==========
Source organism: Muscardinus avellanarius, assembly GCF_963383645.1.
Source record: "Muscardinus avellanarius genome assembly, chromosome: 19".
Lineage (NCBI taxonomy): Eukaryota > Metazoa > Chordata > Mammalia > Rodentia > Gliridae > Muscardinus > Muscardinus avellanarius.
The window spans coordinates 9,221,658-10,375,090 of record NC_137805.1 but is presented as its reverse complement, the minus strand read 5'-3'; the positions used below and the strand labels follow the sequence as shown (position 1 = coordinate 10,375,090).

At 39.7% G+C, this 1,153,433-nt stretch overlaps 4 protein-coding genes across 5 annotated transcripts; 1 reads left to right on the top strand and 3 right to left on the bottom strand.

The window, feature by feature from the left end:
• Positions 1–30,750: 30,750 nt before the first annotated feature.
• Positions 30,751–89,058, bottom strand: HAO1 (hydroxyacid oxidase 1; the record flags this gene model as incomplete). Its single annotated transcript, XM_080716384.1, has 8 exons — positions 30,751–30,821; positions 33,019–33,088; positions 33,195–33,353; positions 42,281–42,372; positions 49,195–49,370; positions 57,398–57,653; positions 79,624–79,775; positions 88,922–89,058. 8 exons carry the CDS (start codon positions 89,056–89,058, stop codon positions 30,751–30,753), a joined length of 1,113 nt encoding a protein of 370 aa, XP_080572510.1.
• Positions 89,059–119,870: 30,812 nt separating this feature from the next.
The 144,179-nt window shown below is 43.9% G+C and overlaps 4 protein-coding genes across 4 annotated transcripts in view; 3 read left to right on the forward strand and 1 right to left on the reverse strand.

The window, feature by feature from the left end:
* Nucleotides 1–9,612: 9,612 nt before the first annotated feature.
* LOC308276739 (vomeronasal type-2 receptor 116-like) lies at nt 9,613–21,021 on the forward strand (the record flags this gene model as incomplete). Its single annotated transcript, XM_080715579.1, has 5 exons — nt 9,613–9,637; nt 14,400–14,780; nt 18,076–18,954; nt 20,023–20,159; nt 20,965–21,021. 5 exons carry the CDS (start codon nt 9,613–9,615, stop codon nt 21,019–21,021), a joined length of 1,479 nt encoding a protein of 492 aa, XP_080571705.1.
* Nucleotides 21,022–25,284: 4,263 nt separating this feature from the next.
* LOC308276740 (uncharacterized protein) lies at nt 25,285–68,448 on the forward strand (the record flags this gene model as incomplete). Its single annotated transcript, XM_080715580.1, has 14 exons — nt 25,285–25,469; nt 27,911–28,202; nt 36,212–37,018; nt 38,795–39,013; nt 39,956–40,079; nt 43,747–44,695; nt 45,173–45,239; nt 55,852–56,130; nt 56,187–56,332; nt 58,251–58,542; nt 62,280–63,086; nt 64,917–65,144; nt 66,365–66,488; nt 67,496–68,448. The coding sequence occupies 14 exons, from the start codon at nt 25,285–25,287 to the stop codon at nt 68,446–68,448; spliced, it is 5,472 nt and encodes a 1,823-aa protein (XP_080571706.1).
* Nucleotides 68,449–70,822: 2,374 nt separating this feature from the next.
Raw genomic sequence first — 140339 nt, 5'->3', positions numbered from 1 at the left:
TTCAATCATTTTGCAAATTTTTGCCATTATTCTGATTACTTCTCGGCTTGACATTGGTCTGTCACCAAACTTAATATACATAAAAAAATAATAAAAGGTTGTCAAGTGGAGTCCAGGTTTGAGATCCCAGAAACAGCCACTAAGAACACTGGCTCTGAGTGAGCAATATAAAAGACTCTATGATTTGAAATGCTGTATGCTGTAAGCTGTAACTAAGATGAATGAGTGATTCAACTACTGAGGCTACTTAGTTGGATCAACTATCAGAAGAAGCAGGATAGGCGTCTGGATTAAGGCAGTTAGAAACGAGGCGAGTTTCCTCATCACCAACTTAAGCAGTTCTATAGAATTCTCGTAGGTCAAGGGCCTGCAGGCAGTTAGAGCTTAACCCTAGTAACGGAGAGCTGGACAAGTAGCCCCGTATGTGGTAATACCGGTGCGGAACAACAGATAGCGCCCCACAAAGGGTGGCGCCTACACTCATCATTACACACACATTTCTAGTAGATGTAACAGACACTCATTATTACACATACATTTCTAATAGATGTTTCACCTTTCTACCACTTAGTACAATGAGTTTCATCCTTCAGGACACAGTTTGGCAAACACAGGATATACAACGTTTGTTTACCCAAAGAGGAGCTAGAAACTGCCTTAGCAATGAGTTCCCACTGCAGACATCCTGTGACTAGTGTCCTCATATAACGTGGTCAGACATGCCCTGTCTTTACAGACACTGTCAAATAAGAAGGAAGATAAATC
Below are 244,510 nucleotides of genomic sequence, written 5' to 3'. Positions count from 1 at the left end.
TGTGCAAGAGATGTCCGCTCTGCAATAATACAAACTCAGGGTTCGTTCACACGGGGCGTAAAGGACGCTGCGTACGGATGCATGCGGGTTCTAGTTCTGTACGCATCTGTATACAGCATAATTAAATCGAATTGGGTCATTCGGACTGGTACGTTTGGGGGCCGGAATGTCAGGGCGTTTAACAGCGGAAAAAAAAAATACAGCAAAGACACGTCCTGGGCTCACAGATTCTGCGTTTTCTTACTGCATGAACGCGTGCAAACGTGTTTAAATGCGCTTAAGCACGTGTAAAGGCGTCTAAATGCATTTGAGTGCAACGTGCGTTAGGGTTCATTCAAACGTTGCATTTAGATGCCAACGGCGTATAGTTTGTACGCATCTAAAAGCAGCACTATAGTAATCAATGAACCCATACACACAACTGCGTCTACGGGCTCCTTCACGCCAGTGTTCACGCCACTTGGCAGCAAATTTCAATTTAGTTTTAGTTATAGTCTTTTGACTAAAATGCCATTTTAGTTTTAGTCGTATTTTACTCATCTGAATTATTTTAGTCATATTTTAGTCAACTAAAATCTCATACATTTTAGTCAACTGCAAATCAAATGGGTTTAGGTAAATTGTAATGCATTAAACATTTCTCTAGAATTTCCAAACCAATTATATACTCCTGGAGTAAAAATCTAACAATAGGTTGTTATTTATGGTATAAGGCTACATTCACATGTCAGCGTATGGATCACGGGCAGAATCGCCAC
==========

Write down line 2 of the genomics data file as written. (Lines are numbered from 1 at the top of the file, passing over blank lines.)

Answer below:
Source record: "Muscardinus avellanarius genome assembly, chromosome: 19".